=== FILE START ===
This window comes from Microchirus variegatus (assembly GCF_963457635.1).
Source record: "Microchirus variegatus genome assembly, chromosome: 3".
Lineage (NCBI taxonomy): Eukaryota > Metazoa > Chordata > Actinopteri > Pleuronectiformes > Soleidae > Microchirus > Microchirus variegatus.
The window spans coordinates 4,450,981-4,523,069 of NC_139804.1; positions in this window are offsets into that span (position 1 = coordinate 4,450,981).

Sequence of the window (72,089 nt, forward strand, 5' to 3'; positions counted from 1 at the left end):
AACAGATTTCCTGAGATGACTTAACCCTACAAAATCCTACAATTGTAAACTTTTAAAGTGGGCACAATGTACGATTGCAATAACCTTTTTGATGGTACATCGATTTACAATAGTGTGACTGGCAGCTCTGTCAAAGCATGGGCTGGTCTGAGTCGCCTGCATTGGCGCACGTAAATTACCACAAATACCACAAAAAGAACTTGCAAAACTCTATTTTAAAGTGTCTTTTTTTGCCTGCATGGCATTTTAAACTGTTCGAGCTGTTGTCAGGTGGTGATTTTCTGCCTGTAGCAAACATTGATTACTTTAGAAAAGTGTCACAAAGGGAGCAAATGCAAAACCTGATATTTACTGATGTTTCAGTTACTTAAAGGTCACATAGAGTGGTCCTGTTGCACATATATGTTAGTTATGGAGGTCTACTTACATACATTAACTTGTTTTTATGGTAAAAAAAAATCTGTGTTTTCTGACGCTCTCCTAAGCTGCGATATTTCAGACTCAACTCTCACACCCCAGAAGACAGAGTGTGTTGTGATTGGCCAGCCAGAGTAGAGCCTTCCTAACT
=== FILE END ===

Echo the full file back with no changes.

This window comes from Microchirus variegatus (assembly GCF_963457635.1).
Source record: "Microchirus variegatus genome assembly, chromosome: 3".
Lineage (NCBI taxonomy): Eukaryota > Metazoa > Chordata > Actinopteri > Pleuronectiformes > Soleidae > Microchirus > Microchirus variegatus.
The window spans coordinates 4,450,981-4,523,069 of NC_139804.1; positions in this window are offsets into that span (position 1 = coordinate 4,450,981).

Sequence of the window (72,089 nt, forward strand, 5' to 3'; positions counted from 1 at the left end):
AACAGATTTCCTGAGATGACTTAACCCTACAAAATCCTACAATTGTAAACTTTTAAAGTGGGCACAATGTACGATTGCAATAACCTTTTTGATGGTACATCGATTTACAATAGTGTGACTGGCAGCTCTGTCAAAGCATGGGCTGGTCTGAGTCGCCTGCATTGGCGCACGTAAATTACCACAAATACCACAAAAAGAACTTGCAAAACTCTATTTTAAAGTGTCTTTTTTTGCCTGCATGGCATTTTAAACTGTTCGAGCTGTTGTCAGGTGGTGATTTTCTGCCTGTAGCAAACATTGATTACTTTAGAAAAGTGTCACAAAGGGAGCAAATGCAAAACCTGATATTTACTGATGTTTCAGTTACTTAAAGGTCACATAGAGTGGTCCTGTTGCACATATATGTTAGTTATGGAGGTCTACTTACATACATTAACTTGTTTTTATGGTAAAAAAAAATCTGTGTTTTCTGACGCTCTCCTAAGCTGCGATATTTCAGACTCAACTCTCACACCCCAGAAGACAGAGTGTGTTGTGATTGGCCAGCCAGAGTAGAGCCTTCCTAACT